May brothers look to lead Rebels at Class ‘A’ state baseball tournament

Published 7:54 pm Monday, June 14, 2010

ADAMS — Chris May and Alan May are hoping their last time playing together produces the best results as they prepare for the Class ‘A’ state baseball tournament which starts this Thursday in Jordan, Minn.

The May brothers, who are Southland’s top two pitchers and two of its top four hitters, will have a big impact on how the Rebels (21-4 overall) do when they open play against Sebeka (19-5 overall) Thursday at the Mini-Met at 10 a.m.

“They’re tremendous kids and they’re good athletes all around. They’re very easy to coach and they’ll do anything you ask them,” Southland head coach Scott Retterath said. “(They get along) as much as you can when you have a brother on the team. They compliment each other well.”

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Alan, a junior, has played with Chris, a senior, in football, basketball and baseball throughout their high school careers. This weekend will be the last time in prep sports.

“I’ve been playing with him forever. It’s always been me and him,” said Alan, who is hitting .397 with 3 homeruns, 4 doubles, 4 triples, 20 RBIs, 44 runs and 24 stolen bases from the leadoff spot. “We want to go out in a good way (at state) and get first. We don’t want to be like ‘cool, we’re here.’ We want to do good when we’re up there.”

Their playing careers go back to elementary school and Chris, who is hitting .365 with 3 homeruns, 8 doubles, 28 RBIs, 32 runs, and 14 stolen bases from the No. 3 spot, said that things weren’t always smooth when he was on the opposite team as his brother.

“We’d go at it a lot and sometimes get in fights,” he said. “Now, I’d say we’re both equal. We both throw a lot of strikes and let the defense do the work.”

Both Mays will likely start on the mound on Thursday at state, but it isn’t clear which games they’ll pitch in.

Southland can’t really go wrong with either choice as Alan is 6-1 with an ERA of 2.35 and 47 strikeouts while allowing 51 hits and 20 walks and Chris is 4-3 with an ERA of 1.84 while allowing 46 hits and 9 walks.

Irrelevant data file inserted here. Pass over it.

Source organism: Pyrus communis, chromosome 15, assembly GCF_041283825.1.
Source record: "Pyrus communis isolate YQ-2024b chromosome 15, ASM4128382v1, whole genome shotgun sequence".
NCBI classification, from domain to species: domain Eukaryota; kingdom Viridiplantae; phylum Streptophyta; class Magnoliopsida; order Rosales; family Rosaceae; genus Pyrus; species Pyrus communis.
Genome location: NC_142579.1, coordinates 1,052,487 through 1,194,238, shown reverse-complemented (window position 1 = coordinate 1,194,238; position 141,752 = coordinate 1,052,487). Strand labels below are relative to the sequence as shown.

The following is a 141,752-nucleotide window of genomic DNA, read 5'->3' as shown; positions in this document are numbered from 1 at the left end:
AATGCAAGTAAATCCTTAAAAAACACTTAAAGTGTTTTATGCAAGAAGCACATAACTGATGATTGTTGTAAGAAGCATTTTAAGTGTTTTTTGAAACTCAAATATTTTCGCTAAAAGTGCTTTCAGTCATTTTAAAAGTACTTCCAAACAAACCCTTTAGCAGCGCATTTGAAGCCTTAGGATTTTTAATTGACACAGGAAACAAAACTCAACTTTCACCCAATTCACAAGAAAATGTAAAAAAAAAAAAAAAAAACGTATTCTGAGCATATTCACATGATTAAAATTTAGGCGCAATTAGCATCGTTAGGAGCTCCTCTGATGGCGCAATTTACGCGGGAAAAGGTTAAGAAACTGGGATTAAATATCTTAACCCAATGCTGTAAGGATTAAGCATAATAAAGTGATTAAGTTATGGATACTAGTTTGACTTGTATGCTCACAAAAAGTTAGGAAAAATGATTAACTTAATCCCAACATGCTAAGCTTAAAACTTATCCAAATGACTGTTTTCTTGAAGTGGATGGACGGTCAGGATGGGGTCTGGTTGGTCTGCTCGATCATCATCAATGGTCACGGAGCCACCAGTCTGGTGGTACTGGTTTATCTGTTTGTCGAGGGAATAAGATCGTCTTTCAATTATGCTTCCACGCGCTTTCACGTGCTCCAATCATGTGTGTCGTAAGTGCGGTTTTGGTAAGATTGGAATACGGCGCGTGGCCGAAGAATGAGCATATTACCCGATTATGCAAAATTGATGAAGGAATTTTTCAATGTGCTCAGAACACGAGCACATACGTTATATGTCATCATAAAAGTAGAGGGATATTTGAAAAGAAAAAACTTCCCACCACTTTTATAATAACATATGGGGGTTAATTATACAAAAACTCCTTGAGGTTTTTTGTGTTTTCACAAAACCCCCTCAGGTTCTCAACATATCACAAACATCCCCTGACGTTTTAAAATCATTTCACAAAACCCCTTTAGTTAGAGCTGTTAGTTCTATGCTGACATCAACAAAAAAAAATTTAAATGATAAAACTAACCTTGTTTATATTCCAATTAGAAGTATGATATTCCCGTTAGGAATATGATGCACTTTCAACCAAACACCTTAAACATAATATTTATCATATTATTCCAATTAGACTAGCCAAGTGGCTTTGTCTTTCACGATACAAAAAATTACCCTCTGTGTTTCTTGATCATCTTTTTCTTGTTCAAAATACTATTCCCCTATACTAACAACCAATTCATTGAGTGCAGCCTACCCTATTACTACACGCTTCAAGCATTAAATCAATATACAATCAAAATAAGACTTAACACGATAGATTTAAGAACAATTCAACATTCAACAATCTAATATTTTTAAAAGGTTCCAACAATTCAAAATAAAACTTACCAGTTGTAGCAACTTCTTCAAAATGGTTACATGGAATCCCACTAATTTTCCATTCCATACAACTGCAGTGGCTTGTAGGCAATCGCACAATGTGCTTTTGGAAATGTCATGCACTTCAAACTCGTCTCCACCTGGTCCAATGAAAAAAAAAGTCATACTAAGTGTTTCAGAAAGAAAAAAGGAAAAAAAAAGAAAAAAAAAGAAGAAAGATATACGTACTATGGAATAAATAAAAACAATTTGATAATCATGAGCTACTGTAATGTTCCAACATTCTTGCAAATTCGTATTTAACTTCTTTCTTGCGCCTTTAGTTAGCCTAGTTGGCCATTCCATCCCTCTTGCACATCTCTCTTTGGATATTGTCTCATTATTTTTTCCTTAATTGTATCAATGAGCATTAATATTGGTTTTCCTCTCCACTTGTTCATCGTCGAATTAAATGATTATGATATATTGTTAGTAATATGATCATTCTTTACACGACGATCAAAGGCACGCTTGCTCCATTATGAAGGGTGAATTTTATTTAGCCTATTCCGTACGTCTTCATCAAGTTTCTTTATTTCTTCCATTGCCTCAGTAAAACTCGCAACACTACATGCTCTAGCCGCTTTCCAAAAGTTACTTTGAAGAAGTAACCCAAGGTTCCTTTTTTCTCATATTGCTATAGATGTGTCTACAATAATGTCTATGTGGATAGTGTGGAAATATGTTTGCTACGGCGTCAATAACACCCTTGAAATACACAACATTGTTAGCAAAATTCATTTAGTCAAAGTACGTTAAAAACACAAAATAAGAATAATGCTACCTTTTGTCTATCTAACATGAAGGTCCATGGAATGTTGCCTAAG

The two also have big a defensive impact, as Chris plays center field and Alan plays shortstop.

They have learned how to communicate very well on the field.

“We both understand each other now,” Alan said. “All we need is a look we know what’s going on. No one needs to say anything.”

Southland, which has five hitters hitting .300 or better and six hitters with an-base percentage of .500 or better, is coming into the state tournament in fine form. The Rebels have won 18 of their last 19 games after losing three of six to start the season.

Southland watched Sebeka play in the Section 6A title game to get a good look at its opponent.

“We learned quite a bit from watching them,” Retterath said. “They’ve got good speed, they can hit the ball and they’ve got good pitching. They’re not in the state baseball tournament because they’re bad and all the teams up there are pretty evenly matched, I think.”

If the Rebels win their first game at state, they would play the winner of Deer River (19-7 overall) and Fosston (18-5 overall) at 3 p.m. Thursday. If they won both games on Thursday, they’d play in the title game at Target Field in Minneapolis Saturday at noon.

“You see Target Field on TV and it’s so beautiful, and (if we go to the title game) we’d be able to say we’ve played there,” Alan said.

The champion of Section 1A has taken second at state the last two seasons. Wabasha/Kellogg lost the title game last year and Southland was second two years ago.

Chris hopes Southland bucks that trend this year.

“Section 1 has done a great job at state the last two years,” he said. “Hopefully this year we can break the streak of second place finishes and take first.”

Eden Valley/Watkins has the best record in the tourney at 24-0 overall and Adrian is 23-2 overall. But Retterath is optimistic about his squad.

“If we keep playing the way we’ve been playing the last couple of weeks, I like our chances,” he said. “We’re playing good defense and we’ve been getting timely hits. That’s the name of the game right now.”